From Rowland’s perspective, the app helps him illustrate his coaching instincts as he speaks with athletes. When planning, he can show athletes that they will get faster if they mix in some slower sessions. “Why run 4:50 miles when you can run 5-minute miles and get the same effect out of the session?” he asks. “They can’t understand that because they’re not pushing it. So you need to say, ‘Look, this is the data. This is why. Now do you understand?’”

The next challenge

ORRECO is now developing a new version of its app for the consumer market.

Moore sees a bold vision ahead. “Really, the algorithms that we’re developing we think will in time have applications for everyone at home,” he shares. “With Fitbit, Jawbone, Garmin, you have all these platforms. They’re collecting the data and they’ll visualize that very nicely—I think we’ve got to transition from ‘wearable’ to ‘actionable.’”

Moore says that, in any sport, the trick to performance optimization comes down to finding the right balance between load—or body stress—and recovery. Finding and maintaining that balance is unique to each individual, and it can be more complex for people who are also balancing the demands of family and full-time jobs.

That’s where Moore thinks cognitive technology’s personalized recommendations will help maximize performance and minimize injury to a degree never before possible. “ORRECO is using cognitive analytics to better equip athletes, coaches and teams with the critical information they need,” Moore says. “With this information they can make better-informed decisions about training and performance.”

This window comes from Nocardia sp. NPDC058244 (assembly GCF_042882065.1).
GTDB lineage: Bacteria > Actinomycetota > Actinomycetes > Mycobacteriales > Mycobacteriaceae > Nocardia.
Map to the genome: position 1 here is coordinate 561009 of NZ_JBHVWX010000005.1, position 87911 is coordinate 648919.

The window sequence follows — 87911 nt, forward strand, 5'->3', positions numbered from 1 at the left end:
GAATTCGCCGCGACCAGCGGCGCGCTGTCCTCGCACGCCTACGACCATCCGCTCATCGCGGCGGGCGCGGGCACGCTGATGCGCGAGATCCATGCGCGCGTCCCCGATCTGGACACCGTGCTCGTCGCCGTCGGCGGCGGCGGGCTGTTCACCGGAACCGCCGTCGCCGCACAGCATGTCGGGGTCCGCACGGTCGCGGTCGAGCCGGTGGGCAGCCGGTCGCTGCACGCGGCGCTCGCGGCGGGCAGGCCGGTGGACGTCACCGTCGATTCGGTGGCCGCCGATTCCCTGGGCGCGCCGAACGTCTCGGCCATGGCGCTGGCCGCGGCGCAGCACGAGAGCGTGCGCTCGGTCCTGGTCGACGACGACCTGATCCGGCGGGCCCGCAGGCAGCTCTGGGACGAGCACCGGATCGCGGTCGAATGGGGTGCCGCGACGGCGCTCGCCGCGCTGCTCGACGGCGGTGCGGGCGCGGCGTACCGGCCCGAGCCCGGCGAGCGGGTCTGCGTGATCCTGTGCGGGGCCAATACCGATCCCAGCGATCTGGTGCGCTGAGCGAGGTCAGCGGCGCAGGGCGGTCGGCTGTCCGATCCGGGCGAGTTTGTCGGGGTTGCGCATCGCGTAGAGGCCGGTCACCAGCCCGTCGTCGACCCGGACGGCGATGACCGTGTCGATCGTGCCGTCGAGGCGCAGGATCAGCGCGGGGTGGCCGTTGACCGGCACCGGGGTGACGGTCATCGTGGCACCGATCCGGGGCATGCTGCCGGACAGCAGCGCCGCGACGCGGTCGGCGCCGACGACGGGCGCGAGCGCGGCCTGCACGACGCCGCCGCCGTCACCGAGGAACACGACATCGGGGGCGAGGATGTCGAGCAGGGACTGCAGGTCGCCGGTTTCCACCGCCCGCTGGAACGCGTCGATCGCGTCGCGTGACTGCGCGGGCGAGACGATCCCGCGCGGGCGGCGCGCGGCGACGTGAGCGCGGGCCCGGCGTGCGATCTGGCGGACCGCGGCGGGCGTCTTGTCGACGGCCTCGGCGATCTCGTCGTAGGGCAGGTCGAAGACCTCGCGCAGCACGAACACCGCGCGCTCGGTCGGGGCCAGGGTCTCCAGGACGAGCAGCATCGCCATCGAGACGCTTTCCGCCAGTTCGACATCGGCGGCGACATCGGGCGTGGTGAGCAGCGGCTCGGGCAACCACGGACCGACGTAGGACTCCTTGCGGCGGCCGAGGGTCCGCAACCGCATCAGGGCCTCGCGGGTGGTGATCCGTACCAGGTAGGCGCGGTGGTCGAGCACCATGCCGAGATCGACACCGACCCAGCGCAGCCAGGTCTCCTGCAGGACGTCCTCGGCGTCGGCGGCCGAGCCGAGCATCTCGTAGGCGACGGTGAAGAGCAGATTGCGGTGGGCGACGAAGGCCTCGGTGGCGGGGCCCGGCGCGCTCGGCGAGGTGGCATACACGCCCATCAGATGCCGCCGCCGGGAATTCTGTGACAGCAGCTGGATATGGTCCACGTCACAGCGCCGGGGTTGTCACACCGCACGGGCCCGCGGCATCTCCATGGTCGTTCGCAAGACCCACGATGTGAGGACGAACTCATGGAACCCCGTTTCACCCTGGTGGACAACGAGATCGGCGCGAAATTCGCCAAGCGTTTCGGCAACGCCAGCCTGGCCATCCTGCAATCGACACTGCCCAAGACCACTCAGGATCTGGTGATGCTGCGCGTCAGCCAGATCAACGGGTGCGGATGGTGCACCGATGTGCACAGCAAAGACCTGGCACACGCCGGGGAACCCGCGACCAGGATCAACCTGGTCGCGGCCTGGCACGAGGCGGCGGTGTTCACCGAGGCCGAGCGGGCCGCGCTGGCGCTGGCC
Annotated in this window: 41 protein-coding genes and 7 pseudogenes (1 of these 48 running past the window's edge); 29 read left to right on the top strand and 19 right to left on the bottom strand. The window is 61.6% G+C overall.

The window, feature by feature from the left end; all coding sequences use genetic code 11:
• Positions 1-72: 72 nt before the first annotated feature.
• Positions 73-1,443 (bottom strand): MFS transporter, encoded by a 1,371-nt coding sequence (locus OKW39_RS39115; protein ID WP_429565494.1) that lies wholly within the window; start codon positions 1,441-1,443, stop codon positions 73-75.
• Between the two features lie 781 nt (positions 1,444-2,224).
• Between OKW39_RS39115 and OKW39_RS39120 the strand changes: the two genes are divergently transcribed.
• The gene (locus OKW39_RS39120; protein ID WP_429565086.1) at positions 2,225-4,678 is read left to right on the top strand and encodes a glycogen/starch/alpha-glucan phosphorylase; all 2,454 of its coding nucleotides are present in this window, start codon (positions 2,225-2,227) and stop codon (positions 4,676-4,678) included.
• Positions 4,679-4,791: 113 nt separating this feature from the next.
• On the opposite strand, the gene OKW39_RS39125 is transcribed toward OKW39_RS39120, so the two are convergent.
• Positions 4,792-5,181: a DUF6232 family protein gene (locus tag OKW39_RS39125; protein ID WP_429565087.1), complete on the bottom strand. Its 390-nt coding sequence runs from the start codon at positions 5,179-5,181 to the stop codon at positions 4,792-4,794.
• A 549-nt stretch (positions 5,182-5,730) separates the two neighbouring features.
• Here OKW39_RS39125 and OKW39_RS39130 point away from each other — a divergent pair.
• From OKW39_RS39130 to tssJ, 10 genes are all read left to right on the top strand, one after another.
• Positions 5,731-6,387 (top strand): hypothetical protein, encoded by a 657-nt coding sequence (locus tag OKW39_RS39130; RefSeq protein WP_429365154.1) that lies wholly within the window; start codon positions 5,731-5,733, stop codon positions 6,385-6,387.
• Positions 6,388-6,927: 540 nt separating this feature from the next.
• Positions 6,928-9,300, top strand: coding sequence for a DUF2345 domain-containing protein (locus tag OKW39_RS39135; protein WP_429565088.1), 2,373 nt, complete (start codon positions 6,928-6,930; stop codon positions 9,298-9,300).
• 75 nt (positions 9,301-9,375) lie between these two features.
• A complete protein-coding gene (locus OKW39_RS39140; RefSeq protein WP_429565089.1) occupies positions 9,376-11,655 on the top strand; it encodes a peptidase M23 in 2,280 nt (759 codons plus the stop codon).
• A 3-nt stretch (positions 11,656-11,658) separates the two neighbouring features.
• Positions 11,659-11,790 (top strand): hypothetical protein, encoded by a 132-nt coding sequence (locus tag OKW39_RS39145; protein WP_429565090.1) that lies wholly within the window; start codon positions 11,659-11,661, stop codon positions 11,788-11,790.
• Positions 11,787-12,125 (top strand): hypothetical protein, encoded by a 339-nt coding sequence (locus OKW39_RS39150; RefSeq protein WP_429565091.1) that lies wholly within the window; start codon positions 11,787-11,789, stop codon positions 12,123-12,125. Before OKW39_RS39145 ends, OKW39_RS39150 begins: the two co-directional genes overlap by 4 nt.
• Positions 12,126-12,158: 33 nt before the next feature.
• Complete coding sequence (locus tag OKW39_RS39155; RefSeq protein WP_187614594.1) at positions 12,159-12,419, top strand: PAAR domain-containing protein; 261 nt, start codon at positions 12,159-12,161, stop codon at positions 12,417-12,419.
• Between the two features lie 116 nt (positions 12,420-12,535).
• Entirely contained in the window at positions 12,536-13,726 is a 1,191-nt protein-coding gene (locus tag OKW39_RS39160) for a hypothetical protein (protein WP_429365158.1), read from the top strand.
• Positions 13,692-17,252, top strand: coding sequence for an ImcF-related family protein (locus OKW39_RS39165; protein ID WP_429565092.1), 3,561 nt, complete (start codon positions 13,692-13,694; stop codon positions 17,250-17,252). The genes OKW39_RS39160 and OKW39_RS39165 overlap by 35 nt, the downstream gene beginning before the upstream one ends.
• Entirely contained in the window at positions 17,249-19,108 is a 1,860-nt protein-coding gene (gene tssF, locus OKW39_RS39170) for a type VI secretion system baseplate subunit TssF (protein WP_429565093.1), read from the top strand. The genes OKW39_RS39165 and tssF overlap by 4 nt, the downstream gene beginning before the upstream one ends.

Listen to the IBM Wild Ducks podcast on ORRECO below or read the case study to learn more.

Learn-More   Find-A-Rep

Orreco cognitive sports science












IBM Cognitive Computing Writer

Add Comment
No Comments

Leave a Reply

Your email address will not be published.Required fields are marked *

More Analytics stories

How to fight cyberbullying with AI technology

Cyberbullying is a critical issue to the health and mental health of our children and teens. Eighty-seven percent of youth have witnessed cyberbullying. Nearly two-thirds of students who have experienced cyberbullying stated that it affected their ability to learn and feel safe at school. At Identity Guard, we began looking into how our monitoring services, […]

Continue reading

Elio With Watson: Transforming customer support at NetApp

NetApp is leading a digital customer experience transformation by changing the way customers interact with the company. Our goal is to assist customers anytime via any channel. And we must respond quickly and accurately with minimal effort on their part. Typical customer support: a missed opportunity for customer connection Today, too many companies only think […]

Continue reading

Base22: A blueprint for finding the value in information

The most exciting thing about my job is being able to work with a variety of companies across the world. I’ve worked in the automotive industry, in the logistics business, with pharmaceutical companies and with oil companies. And the one thing they all have in common is information overload. Extracting maximum value from information Large […]

Continue reading